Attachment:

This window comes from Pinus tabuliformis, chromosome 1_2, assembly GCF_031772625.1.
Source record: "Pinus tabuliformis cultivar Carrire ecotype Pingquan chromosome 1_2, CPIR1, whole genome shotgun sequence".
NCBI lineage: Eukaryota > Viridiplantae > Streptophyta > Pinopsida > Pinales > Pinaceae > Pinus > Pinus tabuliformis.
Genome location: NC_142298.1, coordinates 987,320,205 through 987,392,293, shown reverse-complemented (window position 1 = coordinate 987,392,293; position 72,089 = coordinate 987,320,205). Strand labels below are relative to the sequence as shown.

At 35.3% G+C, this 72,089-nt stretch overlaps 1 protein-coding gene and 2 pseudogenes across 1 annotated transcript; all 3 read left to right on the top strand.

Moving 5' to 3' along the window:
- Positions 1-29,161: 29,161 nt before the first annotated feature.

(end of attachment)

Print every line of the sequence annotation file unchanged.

This window comes from Pinus tabuliformis, chromosome 1_2, assembly GCF_031772625.1.
Source record: "Pinus tabuliformis cultivar Carrire ecotype Pingquan chromosome 1_2, CPIR1, whole genome shotgun sequence".
NCBI lineage: Eukaryota > Viridiplantae > Streptophyta > Pinopsida > Pinales > Pinaceae > Pinus > Pinus tabuliformis.
Genome location: NC_142298.1, coordinates 987,320,205 through 987,392,293, shown reverse-complemented (window position 1 = coordinate 987,392,293; position 72,089 = coordinate 987,320,205). Strand labels below are relative to the sequence as shown.

At 35.3% G+C, this 72,089-nt stretch overlaps 1 protein-coding gene and 2 pseudogenes across 1 annotated transcript; all 3 read left to right on the top strand.

Moving 5' to 3' along the window:
- Positions 1-29,161: 29,161 nt before the first annotated feature.